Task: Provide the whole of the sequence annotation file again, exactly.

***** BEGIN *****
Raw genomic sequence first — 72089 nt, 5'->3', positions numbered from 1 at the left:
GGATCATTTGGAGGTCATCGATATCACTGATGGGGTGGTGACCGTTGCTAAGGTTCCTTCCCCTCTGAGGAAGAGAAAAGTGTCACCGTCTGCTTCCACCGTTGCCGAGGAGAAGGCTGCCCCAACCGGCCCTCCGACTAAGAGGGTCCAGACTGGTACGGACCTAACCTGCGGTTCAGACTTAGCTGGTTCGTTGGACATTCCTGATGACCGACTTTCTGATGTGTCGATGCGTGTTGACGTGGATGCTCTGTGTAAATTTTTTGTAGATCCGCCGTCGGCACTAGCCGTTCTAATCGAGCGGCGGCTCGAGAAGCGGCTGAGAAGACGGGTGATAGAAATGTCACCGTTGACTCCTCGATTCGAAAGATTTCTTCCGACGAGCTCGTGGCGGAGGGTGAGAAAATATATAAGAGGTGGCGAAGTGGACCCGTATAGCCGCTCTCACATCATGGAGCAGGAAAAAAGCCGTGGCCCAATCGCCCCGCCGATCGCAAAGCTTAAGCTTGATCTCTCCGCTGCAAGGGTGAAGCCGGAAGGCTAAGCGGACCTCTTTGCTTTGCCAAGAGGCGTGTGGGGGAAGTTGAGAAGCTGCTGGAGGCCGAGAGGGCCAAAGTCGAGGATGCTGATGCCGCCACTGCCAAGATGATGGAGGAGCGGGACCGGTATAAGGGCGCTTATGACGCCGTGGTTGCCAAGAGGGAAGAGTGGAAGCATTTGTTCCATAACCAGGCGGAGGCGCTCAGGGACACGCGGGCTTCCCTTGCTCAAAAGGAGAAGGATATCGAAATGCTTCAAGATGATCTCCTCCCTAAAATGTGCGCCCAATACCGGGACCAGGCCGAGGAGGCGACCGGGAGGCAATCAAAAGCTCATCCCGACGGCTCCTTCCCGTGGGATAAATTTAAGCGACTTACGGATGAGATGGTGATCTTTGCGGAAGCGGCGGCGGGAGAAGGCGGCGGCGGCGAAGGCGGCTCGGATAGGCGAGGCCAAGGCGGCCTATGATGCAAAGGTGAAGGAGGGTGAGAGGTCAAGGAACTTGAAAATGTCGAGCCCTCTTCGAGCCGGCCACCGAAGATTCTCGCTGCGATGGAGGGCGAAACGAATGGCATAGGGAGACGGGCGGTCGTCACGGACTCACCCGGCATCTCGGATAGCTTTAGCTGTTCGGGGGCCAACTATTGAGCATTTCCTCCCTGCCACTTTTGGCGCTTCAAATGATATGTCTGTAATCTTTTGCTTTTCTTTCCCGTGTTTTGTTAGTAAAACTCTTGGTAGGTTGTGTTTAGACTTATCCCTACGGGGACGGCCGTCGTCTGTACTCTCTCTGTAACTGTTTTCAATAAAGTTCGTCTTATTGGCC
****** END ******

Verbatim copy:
Raw genomic sequence first — 72089 nt, 5'->3', positions numbered from 1 at the left:
GGATCATTTGGAGGTCATCGATATCACTGATGGGGTGGTGACCGTTGCTAAGGTTCCTTCCCCTCTGAGGAAGAGAAAAGTGTCACCGTCTGCTTCCACCGTTGCCGAGGAGAAGGCTGCCCCAACCGGCCCTCCGACTAAGAGGGTCCAGACTGGTACGGACCTAACCTGCGGTTCAGACTTAGCTGGTTCGTTGGACATTCCTGATGACCGACTTTCTGATGTGTCGATGCGTGTTGACGTGGATGCTCTGTGTAAATTTTTTGTAGATCCGCCGTCGGCACTAGCCGTTCTAATCGAGCGGCGGCTCGAGAAGCGGCTGAGAAGACGGGTGATAGAAATGTCACCGTTGACTCCTCGATTCGAAAGATTTCTTCCGACGAGCTCGTGGCGGAGGGTGAGAAAATATATAAGAGGTGGCGAAGTGGACCCGTATAGCCGCTCTCACATCATGGAGCAGGAAAAAAGCCGTGGCCCAATCGCCCCGCCGATCGCAAAGCTTAAGCTTGATCTCTCCGCTGCAAGGGTGAAGCCGGAAGGCTAAGCGGACCTCTTTGCTTTGCCAAGAGGCGTGTGGGGGAAGTTGAGAAGCTGCTGGAGGCCGAGAGGGCCAAAGTCGAGGATGCTGATGCCGCCACTGCCAAGATGATGGAGGAGCGGGACCGGTATAAGGGCGCTTATGACGCCGTGGTTGCCAAGAGGGAAGAGTGGAAGCATTTGTTCCATAACCAGGCGGAGGCGCTCAGGGACACGCGGGCTTCCCTTGCTCAAAAGGAGAAGGATATCGAAATGCTTCAAGATGATCTCCTCCCTAAAATGTGCGCCCAATACCGGGACCAGGCCGAGGAGGCGACCGGGAGGCAATCAAAAGCTCATCCCGACGGCTCCTTCCCGTGGGATAAATTTAAGCGACTTACGGATGAGATGGTGATCTTTGCGGAAGCGGCGGCGGGAGAAGGCGGCGGCGGCGAAGGCGGCTCGGATAGGCGAGGCCAAGGCGGCCTATGATGCAAAGGTGAAGGAGGGTGAGAGGTCAAGGAACTTGAAAATGTCGAGCCCTCTTCGAGCCGGCCACCGAAGATTCTCGCTGCGATGGAGGGCGAAACGAATGGCATAGGGAGACGGGCGGTCGTCACGGACTCACCCGGCATCTCGGATAGCTTTAGCTGTTCGGGGGCCAACTATTGAGCATTTCCTCCCTGCCACTTTTGGCGCTTCAAATGATATGTCTGTAATCTTTTGCTTTTCTTTCCCGTGTTTTGTTAGTAAAACTCTTGGTAGGTTGTGTTTAGACTTATCCCTACGGGGACGGCCGTCGTCTGTACTCTCTCTGTAACTGTTTTCAATAAAGTTCGTCTTATTGGCC